Additionally, remote employees face fear of being overlooked and left out (i.e. exiled) (Halfermalz, 2020). This is especially important to understand for those remote workers who feel “chained to their computer “ and also have a supervisor who assumes: employees generally dislike work and avoid it whenever possible. Employees with this combination of perceived “always available“ and a micromanaging supervisor, can face especially intense WFC.
What Employers Can Do (2 of 3)
Identifying those employees who are both highly skilled and highly motivated
Create an action plan between those individuals and their supervisors that strikes an effective balance between control and autonomy.
HR and other leaders in the workplace can help reduce this conflict in many of its workers by identifying those employees who are both highly skilled and highly motivated. These are the employees that are most negatively impacted (as is their performance and thus the department performance) by the ill-lensed micromanager. After identifying those who are highly skilled and highly motivated, HR and other leaders can create an action plan between those individuals and their supervisors that strikes an effective balance between control and autonomy.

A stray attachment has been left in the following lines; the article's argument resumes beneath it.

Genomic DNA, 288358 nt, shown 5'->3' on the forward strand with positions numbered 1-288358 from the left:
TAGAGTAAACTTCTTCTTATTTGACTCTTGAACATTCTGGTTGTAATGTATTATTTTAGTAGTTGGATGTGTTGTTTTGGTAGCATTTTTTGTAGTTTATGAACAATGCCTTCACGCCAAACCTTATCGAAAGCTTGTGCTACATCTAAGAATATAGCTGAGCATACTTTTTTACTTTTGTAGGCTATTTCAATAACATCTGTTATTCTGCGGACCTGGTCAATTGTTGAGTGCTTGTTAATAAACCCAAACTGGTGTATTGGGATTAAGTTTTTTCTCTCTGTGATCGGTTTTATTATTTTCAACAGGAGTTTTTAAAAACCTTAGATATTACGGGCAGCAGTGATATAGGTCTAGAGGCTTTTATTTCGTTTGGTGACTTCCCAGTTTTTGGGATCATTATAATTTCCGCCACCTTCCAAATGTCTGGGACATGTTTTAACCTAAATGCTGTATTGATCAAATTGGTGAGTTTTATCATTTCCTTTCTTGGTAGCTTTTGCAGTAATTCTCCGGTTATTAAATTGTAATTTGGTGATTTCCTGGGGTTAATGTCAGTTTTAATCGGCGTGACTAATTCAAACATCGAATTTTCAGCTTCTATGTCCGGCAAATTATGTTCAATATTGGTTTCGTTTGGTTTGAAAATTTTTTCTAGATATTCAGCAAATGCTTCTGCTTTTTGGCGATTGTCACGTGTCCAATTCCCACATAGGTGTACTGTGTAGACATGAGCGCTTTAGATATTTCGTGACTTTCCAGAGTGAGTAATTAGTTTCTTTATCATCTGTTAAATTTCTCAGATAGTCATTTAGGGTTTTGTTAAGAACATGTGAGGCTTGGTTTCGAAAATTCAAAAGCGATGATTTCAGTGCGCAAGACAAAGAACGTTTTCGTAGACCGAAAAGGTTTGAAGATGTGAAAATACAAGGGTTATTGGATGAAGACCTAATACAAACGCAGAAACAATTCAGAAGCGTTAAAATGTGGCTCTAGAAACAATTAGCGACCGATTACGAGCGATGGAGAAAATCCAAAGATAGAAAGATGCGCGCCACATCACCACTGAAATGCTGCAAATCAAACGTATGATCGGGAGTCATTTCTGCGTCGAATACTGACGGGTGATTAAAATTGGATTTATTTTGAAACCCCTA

This fear of exile combined with ever-increasing means of connecting parentheses (and thus surveillance) can create a catch-22 scenario. Technology creates a means of connecting remote workers and also means of controlling them (Eddleston & Mulki, 2017). In response to perceived overexertion of control, remote workers become reluctant to use the very technologies meant to connect them and allow them to perform. This fall-back results in feelings of exile, increases the supervisor's perception that the remote worker is not productive, and thus greater attempts at control ensue, exacerbating the situation.
What Employers Can Do (3 of 3)
Encourage supervising styles that emphasize commitment, trust, and engagement
Create Communication Pledges
The action item here for HR and organizational leaders is to encourage supervision styles that emphasize commitment, trust, and engagement. Supervisors and employees can let technology do what it is supposed to do and begin to think differently about their relationship.